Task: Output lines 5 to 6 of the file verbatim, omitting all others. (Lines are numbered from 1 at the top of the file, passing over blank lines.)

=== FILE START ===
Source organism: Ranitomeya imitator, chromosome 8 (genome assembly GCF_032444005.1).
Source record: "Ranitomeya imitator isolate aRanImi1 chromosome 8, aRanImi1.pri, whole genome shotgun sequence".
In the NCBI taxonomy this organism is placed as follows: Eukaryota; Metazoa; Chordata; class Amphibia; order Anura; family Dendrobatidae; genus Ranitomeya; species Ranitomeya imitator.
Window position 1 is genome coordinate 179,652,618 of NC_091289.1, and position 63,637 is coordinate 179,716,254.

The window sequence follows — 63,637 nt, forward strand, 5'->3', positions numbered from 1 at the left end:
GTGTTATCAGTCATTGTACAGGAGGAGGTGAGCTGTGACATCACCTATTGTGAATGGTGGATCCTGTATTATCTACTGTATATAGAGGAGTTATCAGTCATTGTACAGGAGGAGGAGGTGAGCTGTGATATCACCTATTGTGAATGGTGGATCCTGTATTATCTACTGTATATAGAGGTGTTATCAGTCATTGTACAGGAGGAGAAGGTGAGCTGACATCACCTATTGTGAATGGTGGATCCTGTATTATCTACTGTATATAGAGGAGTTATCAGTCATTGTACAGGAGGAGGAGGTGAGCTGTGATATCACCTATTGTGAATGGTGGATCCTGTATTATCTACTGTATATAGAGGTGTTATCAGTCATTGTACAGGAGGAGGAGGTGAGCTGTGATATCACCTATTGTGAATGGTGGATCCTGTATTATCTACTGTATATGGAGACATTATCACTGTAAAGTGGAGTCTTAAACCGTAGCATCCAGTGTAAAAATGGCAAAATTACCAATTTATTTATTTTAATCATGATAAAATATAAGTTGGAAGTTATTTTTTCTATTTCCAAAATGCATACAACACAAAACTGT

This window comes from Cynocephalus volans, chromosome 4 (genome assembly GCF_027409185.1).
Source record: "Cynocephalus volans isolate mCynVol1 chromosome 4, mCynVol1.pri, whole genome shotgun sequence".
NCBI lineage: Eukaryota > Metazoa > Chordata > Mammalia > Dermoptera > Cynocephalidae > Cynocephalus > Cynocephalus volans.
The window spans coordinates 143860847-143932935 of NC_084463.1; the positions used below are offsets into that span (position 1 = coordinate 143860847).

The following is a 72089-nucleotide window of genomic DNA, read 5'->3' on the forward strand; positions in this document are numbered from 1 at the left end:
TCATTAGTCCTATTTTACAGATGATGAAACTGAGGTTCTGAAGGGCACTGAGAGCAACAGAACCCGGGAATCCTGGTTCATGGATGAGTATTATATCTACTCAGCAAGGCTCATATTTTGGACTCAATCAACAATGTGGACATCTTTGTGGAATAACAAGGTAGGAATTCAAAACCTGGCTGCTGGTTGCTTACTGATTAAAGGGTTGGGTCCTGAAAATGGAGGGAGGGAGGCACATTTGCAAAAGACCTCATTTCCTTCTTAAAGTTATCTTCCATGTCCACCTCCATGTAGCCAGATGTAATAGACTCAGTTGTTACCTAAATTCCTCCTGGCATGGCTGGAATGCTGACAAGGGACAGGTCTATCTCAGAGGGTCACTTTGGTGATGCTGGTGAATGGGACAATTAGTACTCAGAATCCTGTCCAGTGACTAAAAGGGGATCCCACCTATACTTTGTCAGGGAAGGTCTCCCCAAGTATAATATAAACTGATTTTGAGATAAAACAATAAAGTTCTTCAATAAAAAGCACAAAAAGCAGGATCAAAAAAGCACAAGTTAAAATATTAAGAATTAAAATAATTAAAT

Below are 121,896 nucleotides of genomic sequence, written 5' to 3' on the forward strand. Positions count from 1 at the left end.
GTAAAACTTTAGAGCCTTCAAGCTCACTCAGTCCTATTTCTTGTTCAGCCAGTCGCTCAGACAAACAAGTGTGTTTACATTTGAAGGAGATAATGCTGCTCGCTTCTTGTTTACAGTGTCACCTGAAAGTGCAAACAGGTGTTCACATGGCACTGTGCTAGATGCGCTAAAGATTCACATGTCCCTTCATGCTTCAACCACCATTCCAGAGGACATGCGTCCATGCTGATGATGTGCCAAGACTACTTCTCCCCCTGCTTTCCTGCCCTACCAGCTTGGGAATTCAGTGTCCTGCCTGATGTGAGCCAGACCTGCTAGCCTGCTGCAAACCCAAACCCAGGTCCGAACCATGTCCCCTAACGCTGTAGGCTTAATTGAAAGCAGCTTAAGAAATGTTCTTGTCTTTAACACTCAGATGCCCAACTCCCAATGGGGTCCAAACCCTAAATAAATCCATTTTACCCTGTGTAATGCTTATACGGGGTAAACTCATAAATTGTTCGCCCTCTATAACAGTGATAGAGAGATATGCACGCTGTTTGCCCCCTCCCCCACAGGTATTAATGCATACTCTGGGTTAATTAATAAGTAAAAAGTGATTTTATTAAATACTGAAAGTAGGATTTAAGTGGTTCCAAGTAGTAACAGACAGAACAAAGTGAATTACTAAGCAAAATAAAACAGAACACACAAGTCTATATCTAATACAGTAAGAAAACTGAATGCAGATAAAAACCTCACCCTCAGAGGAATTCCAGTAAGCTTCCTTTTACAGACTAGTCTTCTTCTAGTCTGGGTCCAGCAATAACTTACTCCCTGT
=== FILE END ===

The window sequence follows — 63,637 nt, forward strand, 5'->3', positions numbered from 1 at the left end:
GTGTTATCAGTCATTGTACAGGAGGAGGTGAGCTGTGACATCACCTATTGTGAATGGTGGATCCTGTATTATCTACTGTATATAGAGGAGTTATCAGTCATTGTACAGGAGGAGGAGGTGAGCTGTGATATCACCTATTGTGAATGGTGGATCCTGTATTATCTACTGTATATAGAGGTGTTATCAGTCATTGTACAGGAGGAGAAGGTGAGCTGACATCACCTATTGTGAATGGTGGATCCTGTATTATCTACTGTATATAGAGGAGTTATCAGTCATTGTACAGGAGGAGGAGGTGAGCTGTGATATCACCTATTGTGAATGGTGGATCCTGTATTATCTACTGTATATAGAGGTGTTATCAGTCATTGTACAGGAGGAGGAGGTGAGCTGTGATATCACCTATTGTGAATGGTGGATCCTGTATTATCTACTGTATATGGAGACATTATCACTGTAAAGTGGAGTCTTAAACCGTAGCATCCAGTGTAAAAATGGCAAAATTACCAATTTATTTATTTTAATCATGATAAAATATAAGTTGGAAGTTATTTTTTCTATTTCCAAAATGCATACAACACAAAACTGT